Submitted to: American Society of Agronomy Meetings
Publication Type: Abstract Only
Publication Acceptance Date: October 27, 1999
Publication Date: N/A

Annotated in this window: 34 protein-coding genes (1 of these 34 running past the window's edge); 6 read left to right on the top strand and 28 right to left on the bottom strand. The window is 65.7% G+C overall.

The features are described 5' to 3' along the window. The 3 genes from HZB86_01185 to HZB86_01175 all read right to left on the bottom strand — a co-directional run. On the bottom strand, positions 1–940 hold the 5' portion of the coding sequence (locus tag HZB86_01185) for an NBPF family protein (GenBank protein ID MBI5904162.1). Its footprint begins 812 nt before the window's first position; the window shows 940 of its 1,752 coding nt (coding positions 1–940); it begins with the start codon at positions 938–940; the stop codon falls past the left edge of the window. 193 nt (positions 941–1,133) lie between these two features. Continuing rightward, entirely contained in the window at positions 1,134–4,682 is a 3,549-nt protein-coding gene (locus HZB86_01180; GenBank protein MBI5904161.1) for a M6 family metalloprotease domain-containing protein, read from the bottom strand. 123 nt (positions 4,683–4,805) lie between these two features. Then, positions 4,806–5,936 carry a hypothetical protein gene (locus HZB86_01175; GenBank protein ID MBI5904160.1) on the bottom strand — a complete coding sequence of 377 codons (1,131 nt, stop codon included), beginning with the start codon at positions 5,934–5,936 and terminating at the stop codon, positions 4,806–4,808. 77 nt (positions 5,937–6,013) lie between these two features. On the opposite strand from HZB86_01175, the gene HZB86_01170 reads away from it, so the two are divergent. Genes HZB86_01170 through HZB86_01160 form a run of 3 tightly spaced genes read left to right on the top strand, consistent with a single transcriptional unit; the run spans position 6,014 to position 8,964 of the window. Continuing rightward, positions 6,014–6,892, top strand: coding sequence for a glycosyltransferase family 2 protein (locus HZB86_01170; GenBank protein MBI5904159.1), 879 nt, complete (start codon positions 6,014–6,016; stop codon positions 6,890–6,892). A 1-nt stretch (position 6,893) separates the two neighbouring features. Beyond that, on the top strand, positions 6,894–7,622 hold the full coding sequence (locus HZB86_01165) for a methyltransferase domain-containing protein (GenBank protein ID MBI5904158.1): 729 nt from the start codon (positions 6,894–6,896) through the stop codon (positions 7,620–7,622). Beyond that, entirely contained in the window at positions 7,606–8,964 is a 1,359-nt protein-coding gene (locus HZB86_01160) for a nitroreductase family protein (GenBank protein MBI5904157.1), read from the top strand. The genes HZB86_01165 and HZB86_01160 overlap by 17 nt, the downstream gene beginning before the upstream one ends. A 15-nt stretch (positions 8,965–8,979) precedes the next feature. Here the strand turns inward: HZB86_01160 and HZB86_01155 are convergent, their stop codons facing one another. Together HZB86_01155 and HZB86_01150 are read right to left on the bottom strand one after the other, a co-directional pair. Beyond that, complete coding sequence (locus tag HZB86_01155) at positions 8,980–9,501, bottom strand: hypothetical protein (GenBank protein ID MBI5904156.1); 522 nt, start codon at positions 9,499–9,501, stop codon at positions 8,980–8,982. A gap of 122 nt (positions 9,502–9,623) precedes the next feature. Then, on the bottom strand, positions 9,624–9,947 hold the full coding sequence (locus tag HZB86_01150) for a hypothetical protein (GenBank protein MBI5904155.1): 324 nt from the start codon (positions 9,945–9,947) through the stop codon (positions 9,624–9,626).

Technical Abstract: Microbial parameters were characterized for a wetland system that is associated with a first-order stream in an agricultural ecosystem. The wetland soil generally consists of a histosol (150 to 200 cm) above an aerobic sand aquifer. The histosol has been buried by a post-settlement deposit(ca. 20 cm)consisting of mineral soil eroded from the agricultural fields. The top layer of the mineral deposit (ca. 5 cm) is enriched with organic matter recently deposited in the wetland through litter fall. Biological parameters such as denitrification potential, respiration, and microbial biomass were measured at various depths within the wetland soil. The highest biological activities and denitrification potentials were found in the uppermost mineral layer containing recently added organic material with at least an order of magnitude less activity in the underlying histosol. Soil denitrification potential closely paralleled respiration and biomass measurements. This work shows that the carbon associated with the buried histosol is largely unavailable for biological activity. It also demonstrates the importance of current carbon deposition on wetland function and indicates the significant impact of surrounding agricultural activity on the biological function of riparian wetland systems.